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FDA U-turn on Avandia

Published on 26/11/13 at 09:51am
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The FDA has delivered a shock verdict that the stringent restrictions on GlaxoSmithKline’s diabetes medicine Avandia should be lifted, despite saying in 2010 that it was too dangerous for most patients.

The US regulator released a statement yesterday saying that its review of data for Avandia (rosiglitazone) and its generics versions “do not show an increased risk of heart attack compared to the standard type 2 diabetes medicines metformin and sulfonylurea”. 

The agency said that as a result “we are requiring removal of the prescribing and dispensing restrictions for rosiglitazone medicines that were put in place in 2010”. 

It added: “This decision is based on our review of data from a large, long-term clinical trial and is supported by a comprehensive, outside, expert re-evaluation of the data conducted by the Duke Clinical Research Institute.” 

Troubled past

Avandia was suspended by European regulator the EMA in September 2010 because of perceived high levels of heart attack, heart failure and stroke in patients, but its US counterpart the FDA allowed it remain on the market, albeit with further restrictions on its use.

Both the FDA and EMA decisions came after a long period of doubt over Avandia's side effects. These concerns had been growing since a meta-analysis was published in the New England Journal of Medicine in May 2007.

Conducted by independent cardiologist Dr Steve Nissen, the available data showed a link between Avandia and both heart attacks and an increased risk of fatal cardiovascular events.

But GSK maintains there is a discrepancy between Nissen’s data and the firm's own RECORD trial data. And this they argue meant the meta-analysis was ‘not a true representation’ of the facts.

But despite GSK's assurances that the drug was safe, in 2012 the firm produced its own U-turn and pled guilty to criminal misconduct - related in part to concealing the hazards of Avandia - and it paid a $3 billion fine, one of the largest in US history.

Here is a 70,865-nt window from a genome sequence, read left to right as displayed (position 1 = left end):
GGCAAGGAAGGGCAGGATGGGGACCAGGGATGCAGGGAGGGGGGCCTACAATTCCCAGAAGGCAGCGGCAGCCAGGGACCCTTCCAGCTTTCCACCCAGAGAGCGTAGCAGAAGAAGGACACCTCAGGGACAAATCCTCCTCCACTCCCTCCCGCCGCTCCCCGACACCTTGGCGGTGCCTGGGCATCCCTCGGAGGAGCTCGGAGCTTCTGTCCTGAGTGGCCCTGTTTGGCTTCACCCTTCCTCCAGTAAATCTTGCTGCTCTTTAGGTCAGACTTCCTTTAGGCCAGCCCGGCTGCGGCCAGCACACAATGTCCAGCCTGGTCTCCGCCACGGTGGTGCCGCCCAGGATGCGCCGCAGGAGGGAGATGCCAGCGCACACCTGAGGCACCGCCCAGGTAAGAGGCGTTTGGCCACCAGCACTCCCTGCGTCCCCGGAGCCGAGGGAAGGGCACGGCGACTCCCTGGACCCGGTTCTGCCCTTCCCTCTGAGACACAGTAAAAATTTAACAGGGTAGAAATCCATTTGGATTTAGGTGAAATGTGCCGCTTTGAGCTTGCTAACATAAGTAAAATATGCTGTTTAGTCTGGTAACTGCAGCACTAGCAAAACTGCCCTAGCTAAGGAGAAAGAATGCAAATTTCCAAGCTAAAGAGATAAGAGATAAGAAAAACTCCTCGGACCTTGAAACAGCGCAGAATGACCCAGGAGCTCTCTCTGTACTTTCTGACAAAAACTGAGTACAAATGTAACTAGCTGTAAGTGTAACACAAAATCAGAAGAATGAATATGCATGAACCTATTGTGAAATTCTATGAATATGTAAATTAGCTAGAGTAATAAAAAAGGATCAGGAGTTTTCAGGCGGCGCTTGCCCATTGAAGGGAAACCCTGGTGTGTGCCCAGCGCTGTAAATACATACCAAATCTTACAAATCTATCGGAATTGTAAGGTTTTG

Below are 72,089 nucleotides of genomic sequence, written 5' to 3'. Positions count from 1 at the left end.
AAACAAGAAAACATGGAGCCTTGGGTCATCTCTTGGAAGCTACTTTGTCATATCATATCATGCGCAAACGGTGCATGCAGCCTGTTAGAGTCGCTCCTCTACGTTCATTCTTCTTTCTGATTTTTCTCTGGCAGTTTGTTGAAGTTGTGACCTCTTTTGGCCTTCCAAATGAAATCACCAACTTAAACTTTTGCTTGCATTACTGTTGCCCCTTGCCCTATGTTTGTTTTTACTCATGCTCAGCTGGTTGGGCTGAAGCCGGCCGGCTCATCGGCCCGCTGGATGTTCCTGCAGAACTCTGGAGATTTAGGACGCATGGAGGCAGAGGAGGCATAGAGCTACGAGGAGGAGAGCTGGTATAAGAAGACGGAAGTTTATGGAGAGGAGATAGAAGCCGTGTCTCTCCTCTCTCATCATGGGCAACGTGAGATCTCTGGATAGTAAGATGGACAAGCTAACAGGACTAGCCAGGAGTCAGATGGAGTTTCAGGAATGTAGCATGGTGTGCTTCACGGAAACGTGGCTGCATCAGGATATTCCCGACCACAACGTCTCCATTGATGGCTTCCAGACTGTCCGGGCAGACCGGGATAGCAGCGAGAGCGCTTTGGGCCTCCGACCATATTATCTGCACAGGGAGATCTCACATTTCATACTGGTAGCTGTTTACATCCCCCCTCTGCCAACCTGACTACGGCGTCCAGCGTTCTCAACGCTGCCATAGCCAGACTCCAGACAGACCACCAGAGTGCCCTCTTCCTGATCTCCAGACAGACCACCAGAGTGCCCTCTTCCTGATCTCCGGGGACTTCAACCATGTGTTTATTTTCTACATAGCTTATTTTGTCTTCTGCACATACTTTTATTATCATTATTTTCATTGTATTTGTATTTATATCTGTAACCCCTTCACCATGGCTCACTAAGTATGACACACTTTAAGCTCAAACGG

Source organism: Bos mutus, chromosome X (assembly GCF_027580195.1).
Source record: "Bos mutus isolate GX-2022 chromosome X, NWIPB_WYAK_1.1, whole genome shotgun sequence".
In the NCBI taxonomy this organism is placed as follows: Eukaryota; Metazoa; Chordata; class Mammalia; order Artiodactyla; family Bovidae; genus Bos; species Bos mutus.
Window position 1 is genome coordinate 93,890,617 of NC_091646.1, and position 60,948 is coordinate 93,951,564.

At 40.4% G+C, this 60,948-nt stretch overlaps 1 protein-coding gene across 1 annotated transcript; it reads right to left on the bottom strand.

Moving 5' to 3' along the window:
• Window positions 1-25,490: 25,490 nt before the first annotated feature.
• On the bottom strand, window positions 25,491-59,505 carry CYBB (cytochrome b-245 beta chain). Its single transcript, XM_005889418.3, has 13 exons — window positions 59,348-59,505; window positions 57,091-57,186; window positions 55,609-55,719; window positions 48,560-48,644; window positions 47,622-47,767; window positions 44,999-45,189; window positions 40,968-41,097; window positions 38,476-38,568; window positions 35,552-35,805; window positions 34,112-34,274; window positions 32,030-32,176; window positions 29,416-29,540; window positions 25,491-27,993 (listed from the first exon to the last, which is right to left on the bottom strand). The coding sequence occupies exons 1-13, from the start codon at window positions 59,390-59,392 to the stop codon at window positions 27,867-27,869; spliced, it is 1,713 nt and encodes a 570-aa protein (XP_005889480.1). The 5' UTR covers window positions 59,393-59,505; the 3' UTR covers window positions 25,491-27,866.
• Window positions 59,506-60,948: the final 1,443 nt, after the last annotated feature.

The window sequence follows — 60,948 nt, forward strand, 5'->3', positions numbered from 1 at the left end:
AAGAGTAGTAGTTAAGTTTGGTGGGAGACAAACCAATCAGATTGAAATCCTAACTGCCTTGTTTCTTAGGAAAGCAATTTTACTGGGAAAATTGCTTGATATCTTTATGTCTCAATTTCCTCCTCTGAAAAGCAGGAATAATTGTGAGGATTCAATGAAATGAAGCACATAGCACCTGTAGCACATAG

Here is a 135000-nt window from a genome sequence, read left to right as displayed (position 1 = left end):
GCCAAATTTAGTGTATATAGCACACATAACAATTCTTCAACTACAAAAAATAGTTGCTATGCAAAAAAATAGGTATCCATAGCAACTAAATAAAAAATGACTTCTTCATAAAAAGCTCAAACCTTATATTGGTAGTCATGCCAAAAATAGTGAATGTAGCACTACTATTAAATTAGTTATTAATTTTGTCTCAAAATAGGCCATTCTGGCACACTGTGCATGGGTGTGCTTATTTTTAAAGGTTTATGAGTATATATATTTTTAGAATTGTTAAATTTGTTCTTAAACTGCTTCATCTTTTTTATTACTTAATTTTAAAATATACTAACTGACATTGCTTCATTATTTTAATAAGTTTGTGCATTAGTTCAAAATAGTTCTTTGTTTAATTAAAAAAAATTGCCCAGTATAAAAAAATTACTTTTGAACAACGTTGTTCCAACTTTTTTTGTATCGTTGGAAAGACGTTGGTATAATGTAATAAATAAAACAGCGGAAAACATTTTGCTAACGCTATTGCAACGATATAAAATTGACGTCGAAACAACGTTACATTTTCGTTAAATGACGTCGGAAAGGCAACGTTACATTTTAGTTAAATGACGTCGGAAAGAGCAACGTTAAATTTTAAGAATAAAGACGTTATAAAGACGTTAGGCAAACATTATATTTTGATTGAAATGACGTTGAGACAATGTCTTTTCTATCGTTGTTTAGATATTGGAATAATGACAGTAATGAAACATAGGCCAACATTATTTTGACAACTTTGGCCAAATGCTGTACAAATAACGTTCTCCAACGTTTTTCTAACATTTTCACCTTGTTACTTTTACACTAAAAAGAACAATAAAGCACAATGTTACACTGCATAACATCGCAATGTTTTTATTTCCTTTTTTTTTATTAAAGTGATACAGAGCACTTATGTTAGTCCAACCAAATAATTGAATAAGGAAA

Reassessment

It appeared as if this was an open and shut case, but in June this year an FDA Advisory Committee re-assessed the data, which has led to today’s shock reversal.

Although some scientific uncertainty about the cardiovascular safety of rosiglitazone-containing medicines still remains, in light of the new re-evaluation of the RECORD trial, the FDA says that its concern is ‘substantially reduced’

It will now go about easing the restrictions on the drug. Currently only 3,000 patients take what was once the best-selling oral diabetes treatment in the world.

GSK said it “welcomes the decision of the FDA” and “appreciates the Agency’s robust review of the science with regard to Avandia”. The London-based firm said however that it still maintains its view that Avandia is a ‘safe and effective treatment’ for type 2 diabetes.

The company added that it will work with the FDA to update labelling and to implement the Agency’s decisions regarding easing restrictions on the medicine.  

Hidden agenda

Whilst GSK may be celebrating, Nissen - who is now chairman of the Department of Cardiovascular Medicine at the Cleveland Clinic - has been raising concerns all year about the FDA’s review.

Writing for Forbes earlier this year he expressed concerns that the most likely explanation for this U-turn is that the leadership of the division of the FDA responsible for drug regulation - the Center for Drug Evaluation and Research (CDER) - is “seeking to avoid accountability for its role in the Avandia tragedy”.

He said this is because in May 2007 when he published an independent analysis of Avandia in the NEJM showing a statistically significant 43% increase in heart attack, CDER officials acknowledged that FDA statisticians had confirmed the findings.

“The leadership of CDER was intensely embarrassed by these revelations and furious with us for publicly challenging the safety of Avandia (and indirectly the competence and integrity of CDER),” he says, and believes that the review is an attempt at saving face.

Nissen ended with the warning: “If CDER is allowed to re-write the history of Avandia, this vital FDA centre will continue to function as an unsupervised, self-regulating bureaucracy, accountable to no one. That’s just unacceptable when the public health is at stake.”

Ben Adams 

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